Alain Vigneault was hired to win a Stanley Cup. That’s not just a cliche that every coach says to endear himself to fans, it’s the truth of the matter. After John Tortorella followed up an Eastern Conference Finals appearance with a second round playoff exit last year, GM Glen Sather determined that a new head man was needed to push the Blueshirts over the top and capture hockey’s ultimate prize.
Vigneault, who came within a single game of winning the Cup in 2011, was viewed as the man that could get more out of the team’s offense to go with its trademark top goalie and stellar defense. But just six months after Sather made the coaching switch, his team is much further away from winning it all than when Vigneault arrived.
That’s not all Vigneault’s fault – the Rangers just don’t have the personnel to play his style, which has proven to be very effective in the past. Still, it’s the reality of the situation over 40% of the way through the season, and there aren’t any quick fixes on the horizon.
Sure, it’s still early enough that the club’s most important players could turn their seasons around and lead the team’s playoff push. But it’s probably more likely that the team’s struggles continue and the Rangers fall short of the postseason (that’s based on personal observation and a very convincing trend).
So what should be the team’s course of action should things continue like this for the next month or two? Some have suggested that Sather deal pending unrestricted free agents like Dan Girardi and Ryan Callahan to gather younger talent in return for soon to be very expensive veterans, several of whom are displaying concerning signs for their future anyway. The logic is that the Rangers still have several key core pieces and might not be terribly far off from their old trajectory, but the injection of a few more Vigneault-type players could make a huge difference.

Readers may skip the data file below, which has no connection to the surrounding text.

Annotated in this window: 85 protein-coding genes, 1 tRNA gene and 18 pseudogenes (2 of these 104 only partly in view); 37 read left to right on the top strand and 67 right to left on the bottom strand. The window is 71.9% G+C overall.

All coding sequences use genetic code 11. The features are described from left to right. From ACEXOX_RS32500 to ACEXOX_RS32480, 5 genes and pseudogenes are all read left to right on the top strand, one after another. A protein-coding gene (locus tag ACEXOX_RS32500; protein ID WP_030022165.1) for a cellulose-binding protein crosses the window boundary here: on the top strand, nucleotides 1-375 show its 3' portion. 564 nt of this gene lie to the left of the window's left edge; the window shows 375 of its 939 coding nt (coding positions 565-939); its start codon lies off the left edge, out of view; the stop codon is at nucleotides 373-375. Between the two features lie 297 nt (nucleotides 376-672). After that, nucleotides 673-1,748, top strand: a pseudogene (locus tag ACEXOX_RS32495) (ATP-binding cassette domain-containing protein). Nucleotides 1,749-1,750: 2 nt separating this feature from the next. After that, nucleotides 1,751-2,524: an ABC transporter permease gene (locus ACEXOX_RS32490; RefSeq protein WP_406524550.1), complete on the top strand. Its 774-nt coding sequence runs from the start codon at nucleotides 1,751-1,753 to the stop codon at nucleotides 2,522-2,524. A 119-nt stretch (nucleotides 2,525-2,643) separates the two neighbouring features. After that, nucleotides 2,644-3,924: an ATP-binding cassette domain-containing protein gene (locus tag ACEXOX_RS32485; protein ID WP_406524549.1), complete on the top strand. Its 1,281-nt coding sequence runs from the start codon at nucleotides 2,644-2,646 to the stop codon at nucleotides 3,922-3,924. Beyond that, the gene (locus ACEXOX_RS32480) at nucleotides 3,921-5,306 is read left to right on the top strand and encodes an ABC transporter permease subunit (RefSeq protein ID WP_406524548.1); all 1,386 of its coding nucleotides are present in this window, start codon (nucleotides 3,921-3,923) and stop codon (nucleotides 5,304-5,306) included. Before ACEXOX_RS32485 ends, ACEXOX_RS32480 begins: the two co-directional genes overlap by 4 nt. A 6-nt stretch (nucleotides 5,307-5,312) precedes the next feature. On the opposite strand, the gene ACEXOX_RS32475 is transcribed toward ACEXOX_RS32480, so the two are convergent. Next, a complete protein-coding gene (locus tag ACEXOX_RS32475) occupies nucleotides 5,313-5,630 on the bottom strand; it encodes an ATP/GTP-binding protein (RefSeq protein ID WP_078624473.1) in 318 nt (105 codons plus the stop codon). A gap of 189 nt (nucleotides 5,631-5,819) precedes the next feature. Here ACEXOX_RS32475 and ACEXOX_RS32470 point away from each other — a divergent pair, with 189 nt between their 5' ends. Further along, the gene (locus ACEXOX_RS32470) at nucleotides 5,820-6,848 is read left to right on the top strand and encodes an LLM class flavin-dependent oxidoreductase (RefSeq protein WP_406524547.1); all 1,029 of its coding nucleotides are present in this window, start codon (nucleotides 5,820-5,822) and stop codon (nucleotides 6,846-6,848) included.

That’s really not a silly way of looking at things, but it would be a surprise if Sather chose to go that route. Remember, Vigneault was billed as the missing piece, not a man the team would have to be rebuilt around. To rebuild is to fail, to give up to many fans, and Sather can’t afford to do that.
Not after the dark years at the beginning of his tenure, not after going all-in on Vigneault and declining to buy out Brad Richards. Sather has done an outstanding job in general in recent years and deserves praise for dramatically altering his team-building philosophy, but no matter what owner James Dolan has said about Sather’s future in New York, the pressure is building. This is New York, after all, and fans expect only the best. With the 2011-2012 club so close to the top of the mountain, Sather took a huge gamble by changing bench bosses.
It’s far more likely that Sather will desperately seek to add pieces on the fly this year to give Vigneault as many tools as possible to make that gamble pay-off. It could come at the expense of some youngsters and draft picks, but that’s the likely outlook. Desperation moves rarely pay off, but Sather has already gone all-in and it’s pretty unusual to push all your chips to the middle of the table and then back off."The catch-22 the Rangers are caught in",